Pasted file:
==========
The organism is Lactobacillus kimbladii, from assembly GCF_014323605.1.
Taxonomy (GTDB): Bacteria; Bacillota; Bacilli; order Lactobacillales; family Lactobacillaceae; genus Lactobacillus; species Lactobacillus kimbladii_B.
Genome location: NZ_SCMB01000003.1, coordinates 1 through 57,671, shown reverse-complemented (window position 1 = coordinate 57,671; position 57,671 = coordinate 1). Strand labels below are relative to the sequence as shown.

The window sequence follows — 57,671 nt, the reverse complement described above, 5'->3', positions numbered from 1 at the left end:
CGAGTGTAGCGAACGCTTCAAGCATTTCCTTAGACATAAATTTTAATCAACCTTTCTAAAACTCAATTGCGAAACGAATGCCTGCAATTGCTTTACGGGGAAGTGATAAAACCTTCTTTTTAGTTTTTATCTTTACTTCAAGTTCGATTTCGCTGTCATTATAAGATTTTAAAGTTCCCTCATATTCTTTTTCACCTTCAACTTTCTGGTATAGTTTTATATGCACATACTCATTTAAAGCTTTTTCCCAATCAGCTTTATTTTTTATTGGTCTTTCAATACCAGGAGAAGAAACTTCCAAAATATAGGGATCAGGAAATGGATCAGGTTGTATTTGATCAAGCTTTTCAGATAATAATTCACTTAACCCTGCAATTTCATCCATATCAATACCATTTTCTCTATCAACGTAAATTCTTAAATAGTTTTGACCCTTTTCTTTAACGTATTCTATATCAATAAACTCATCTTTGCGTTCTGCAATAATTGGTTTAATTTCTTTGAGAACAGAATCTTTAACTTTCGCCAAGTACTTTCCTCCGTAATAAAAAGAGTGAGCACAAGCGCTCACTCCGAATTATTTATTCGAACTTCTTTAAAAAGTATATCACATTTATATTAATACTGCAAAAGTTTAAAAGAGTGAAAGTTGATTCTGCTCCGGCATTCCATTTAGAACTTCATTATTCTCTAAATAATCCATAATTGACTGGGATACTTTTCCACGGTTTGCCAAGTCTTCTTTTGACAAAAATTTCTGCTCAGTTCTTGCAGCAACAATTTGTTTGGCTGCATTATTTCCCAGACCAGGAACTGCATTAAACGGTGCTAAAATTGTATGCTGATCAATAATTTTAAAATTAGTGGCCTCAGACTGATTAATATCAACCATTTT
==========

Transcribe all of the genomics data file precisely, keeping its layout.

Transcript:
The organism is Lactobacillus kimbladii, from assembly GCF_014323605.1.
Taxonomy (GTDB): Bacteria; Bacillota; Bacilli; order Lactobacillales; family Lactobacillaceae; genus Lactobacillus; species Lactobacillus kimbladii_B.
Genome location: NZ_SCMB01000003.1, coordinates 1 through 57,671, shown reverse-complemented (window position 1 = coordinate 57,671; position 57,671 = coordinate 1). Strand labels below are relative to the sequence as shown.

The window sequence follows — 57,671 nt, the reverse complement described above, 5'->3', positions numbered from 1 at the left end:
CGAGTGTAGCGAACGCTTCAAGCATTTCCTTAGACATAAATTTTAATCAACCTTTCTAAAACTCAATTGCGAAACGAATGCCTGCAATTGCTTTACGGGGAAGTGATAAAACCTTCTTTTTAGTTTTTATCTTTACTTCAAGTTCGATTTCGCTGTCATTATAAGATTTTAAAGTTCCCTCATATTCTTTTTCACCTTCAACTTTCTGGTATAGTTTTATATGCACATACTCATTTAAAGCTTTTTCCCAATCAGCTTTATTTTTTATTGGTCTTTCAATACCAGGAGAAGAAACTTCCAAAATATAGGGATCAGGAAATGGATCAGGTTGTATTTGATCAAGCTTTTCAGATAATAATTCACTTAACCCTGCAATTTCATCCATATCAATACCATTTTCTCTATCAACGTAAATTCTTAAATAGTTTTGACCCTTTTCTTTAACGTATTCTATATCAATAAACTCATCTTTGCGTTCTGCAATAATTGGTTTAATTTCTTTGAGAACAGAATCTTTAACTTTCGCCAAGTACTTTCCTCCGTAATAAAAAGAGTGAGCACAAGCGCTCACTCCGAATTATTTATTCGAACTTCTTTAAAAAGTATATCACATTTATATTAATACTGCAAAAGTTTAAAAGAGTGAAAGTTGATTCTGCTCCGGCATTCCATTTAGAACTTCATTATTCTCTAAATAATCCATAATTGACTGGGATACTTTTCCACGGTTTGCCAAGTCTTCTTTTGACAAAAATTTCTGCTCAGTTCTTGCAGCAACAATTTGTTTGGCTGCATTATTTCCCAGACCAGGAACTGCATTAAACGGTGCTAAAATTGTATGCTGATCAATAATTTTAAAATTAGTGGCCTCAGACTGATTAATATCAACCATTTT